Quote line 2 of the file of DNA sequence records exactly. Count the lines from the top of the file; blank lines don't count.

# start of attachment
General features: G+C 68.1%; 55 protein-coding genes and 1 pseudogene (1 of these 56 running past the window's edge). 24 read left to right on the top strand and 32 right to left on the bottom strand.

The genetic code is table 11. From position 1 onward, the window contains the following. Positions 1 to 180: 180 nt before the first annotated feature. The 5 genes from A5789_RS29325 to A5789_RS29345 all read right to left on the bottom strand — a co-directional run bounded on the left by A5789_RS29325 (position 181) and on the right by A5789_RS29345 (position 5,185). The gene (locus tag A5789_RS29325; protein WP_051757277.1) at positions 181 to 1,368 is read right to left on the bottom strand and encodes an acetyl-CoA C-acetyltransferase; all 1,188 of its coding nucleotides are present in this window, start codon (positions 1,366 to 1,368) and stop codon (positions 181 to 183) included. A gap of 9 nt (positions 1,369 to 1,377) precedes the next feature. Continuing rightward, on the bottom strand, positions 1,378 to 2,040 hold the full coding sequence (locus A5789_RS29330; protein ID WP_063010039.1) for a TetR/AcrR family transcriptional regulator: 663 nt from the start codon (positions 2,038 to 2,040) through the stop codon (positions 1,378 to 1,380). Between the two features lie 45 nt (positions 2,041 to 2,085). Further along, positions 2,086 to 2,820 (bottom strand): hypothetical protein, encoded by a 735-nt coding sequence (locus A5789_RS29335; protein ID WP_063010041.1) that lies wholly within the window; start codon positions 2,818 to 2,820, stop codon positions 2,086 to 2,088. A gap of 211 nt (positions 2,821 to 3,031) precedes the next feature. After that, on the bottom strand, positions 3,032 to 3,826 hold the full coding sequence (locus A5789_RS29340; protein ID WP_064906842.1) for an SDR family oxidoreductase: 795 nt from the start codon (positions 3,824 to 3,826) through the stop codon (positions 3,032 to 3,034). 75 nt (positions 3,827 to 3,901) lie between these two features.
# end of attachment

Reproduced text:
The genetic code is table 11. From position 1 onward, the window contains the following. Positions 1 to 180: 180 nt before the first annotated feature. The 5 genes from A5789_RS29325 to A5789_RS29345 all read right to left on the bottom strand — a co-directional run bounded on the left by A5789_RS29325 (position 181) and on the right by A5789_RS29345 (position 5,185). The gene (locus tag A5789_RS29325; protein WP_051757277.1) at positions 181 to 1,368 is read right to left on the bottom strand and encodes an acetyl-CoA C-acetyltransferase; all 1,188 of its coding nucleotides are present in this window, start codon (positions 1,366 to 1,368) and stop codon (positions 181 to 183) included. A gap of 9 nt (positions 1,369 to 1,377) precedes the next feature. Continuing rightward, on the bottom strand, positions 1,378 to 2,040 hold the full coding sequence (locus A5789_RS29330; protein ID WP_063010039.1) for a TetR/AcrR family transcriptional regulator: 663 nt from the start codon (positions 2,038 to 2,040) through the stop codon (positions 1,378 to 1,380). Between the two features lie 45 nt (positions 2,041 to 2,085). Further along, positions 2,086 to 2,820 (bottom strand): hypothetical protein, encoded by a 735-nt coding sequence (locus A5789_RS29335; protein ID WP_063010041.1) that lies wholly within the window; start codon positions 2,818 to 2,820, stop codon positions 2,086 to 2,088. A gap of 211 nt (positions 2,821 to 3,031) precedes the next feature. After that, on the bottom strand, positions 3,032 to 3,826 hold the full coding sequence (locus A5789_RS29340; protein ID WP_064906842.1) for an SDR family oxidoreductase: 795 nt from the start codon (positions 3,824 to 3,826) through the stop codon (positions 3,032 to 3,034). 75 nt (positions 3,827 to 3,901) lie between these two features.